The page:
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The cycle of life

By Gary Bogue
Monday, July 31st, 2006 at 1:37 pm in wild birds.

Gary: I wanted to write to you to share the slice of nature’s drama that been unfolding on my front porch over the past several weeks.

My spider plant recently became home to a family of sparrows (at least, I think they’re sparrows). About two months ago the two adults diligently constructed a lovely little nest, tucked neatly beside the plant fronds in my heart-shaped planter pot hanging from the eaves. Shortly thereafter, two blue eggs appeared and within days, another two. The little female faithfully sat on the eggs day and night to keep her brood warm, leaving only when humans dared step onto the porch, like the mail carrier or UPS driver.

I think I was as anxious for the little birds to hatch as were momma and poppa. Two weeks ago the first of four tiny critters poked its head above the edge of the pot. At first, their peeps were so muted I could barely hear them at feeding time nor were they big enough to see. But how quickly they have grown! Now they seem nearly as large as the two attentive adults.

At feeding time, all four rise up from the leaves, loudly peeping with beaks agape, begging for as much food as mom can supply. Their fuzzy heads are so cute. They look like prehistoric raptors with a Mohawk hair-do. This past weekend they started stretching their wings a bit, so I’m looking forward to witnessing their first attempts at flight.

It has been an unexpected delight to watch this small segment of nature’s cycle of life happening right outside my living room window. I will be sad to see this little family leave the neighborhood when it is their time to leave the nest. (Susan in Concord)

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2 Responses to “The cycle of life”

  1. Liz Wylie Says:

    Dear Gary, The cycle of life sometimes takes an odd turn. As a volunteer at Lindsay Wildlife Museum my job is to answer callers questions regarding wildlife. One of these questions is what to do if a nest of baby birds falls down or is destroyed for some reason. Our advice, in many cases if the babies arn’t injured, is to make a nest from a box or plastic container in which the babies are comfortable but still accessible by the parents. This “nest” with babies is then placed near where the original nest was situated. We advise to place it off the ground in a bush or tree or even a pole where predators, especially cats, can’t reach it. Frequently the parents return and continue taking care of their babies. Well, by golly, an AT&T employee took down a nest from a pole in front of our house because it was causing problems with telephone communication. We found two uninjured babies on the ground so took our own advice and built a nest from a wooden flower pot. We nailed it up high on the telephone pole and waited to see what would happen. Within no longer than 5 minutes mom and pop were checking over the “nest”, shrugged their shoulders, then continued feeding the babies. It was such a thrill to see that the advice actually works and that the little ones still had a chance to grow up.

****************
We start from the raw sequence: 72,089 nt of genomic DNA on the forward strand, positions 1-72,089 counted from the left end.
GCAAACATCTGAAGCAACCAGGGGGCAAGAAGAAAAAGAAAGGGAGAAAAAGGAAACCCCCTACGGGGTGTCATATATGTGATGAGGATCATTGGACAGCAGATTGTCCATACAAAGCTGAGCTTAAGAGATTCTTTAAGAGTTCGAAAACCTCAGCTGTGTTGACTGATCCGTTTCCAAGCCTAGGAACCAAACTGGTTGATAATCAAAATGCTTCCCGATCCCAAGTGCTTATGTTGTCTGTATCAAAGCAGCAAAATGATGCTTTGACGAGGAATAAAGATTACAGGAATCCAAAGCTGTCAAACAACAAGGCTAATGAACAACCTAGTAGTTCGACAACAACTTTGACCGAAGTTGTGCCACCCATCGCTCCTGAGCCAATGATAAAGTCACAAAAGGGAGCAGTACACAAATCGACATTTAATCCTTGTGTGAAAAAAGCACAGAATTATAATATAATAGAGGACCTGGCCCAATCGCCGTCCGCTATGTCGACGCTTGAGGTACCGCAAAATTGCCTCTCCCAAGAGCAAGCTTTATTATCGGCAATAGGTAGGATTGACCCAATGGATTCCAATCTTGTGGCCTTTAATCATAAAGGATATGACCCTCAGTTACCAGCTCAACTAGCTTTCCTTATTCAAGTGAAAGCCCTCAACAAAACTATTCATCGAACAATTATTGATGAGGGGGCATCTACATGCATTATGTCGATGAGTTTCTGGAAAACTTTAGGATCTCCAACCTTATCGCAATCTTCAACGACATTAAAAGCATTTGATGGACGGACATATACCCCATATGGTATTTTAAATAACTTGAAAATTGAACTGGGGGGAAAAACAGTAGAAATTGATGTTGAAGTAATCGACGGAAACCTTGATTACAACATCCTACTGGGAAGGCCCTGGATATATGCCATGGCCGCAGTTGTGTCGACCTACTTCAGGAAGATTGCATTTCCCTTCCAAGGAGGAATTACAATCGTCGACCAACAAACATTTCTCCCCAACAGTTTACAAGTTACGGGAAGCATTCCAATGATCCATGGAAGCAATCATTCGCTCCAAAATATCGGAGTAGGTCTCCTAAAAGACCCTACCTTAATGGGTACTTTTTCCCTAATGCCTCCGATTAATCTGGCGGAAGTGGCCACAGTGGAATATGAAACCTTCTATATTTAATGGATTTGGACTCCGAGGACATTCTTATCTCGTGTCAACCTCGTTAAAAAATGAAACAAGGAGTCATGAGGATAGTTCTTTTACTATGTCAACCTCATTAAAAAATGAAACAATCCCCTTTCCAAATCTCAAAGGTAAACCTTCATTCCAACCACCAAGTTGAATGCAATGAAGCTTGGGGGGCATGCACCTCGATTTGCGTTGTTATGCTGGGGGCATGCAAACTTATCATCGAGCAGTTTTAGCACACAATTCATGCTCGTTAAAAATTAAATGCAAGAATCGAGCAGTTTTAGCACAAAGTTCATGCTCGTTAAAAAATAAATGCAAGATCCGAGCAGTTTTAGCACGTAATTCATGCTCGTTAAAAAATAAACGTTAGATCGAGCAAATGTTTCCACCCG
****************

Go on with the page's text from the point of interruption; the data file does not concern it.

2. Gary Bogue Says:

    Reminds me of the time a baby scrub jay fell out of the nest and broke one leg. I patched up the leg with a little splint and kept the jay chick inside the house at night in a shoebox on a heating pad. During the day I rigged a little platform in the tree by the nest with the other jay babies and sat the shoebox with the jay on the platform during the day. Mama jay fed the injured baby along with the others. Just before the jay chicks were ready to fledge, I removed the splint (x-ray showed the leg had healed). Fast-growing chicks are fast growers! Then I put the healed chick back in its nest with the other babies and a few days later, all fledged together. /Gary

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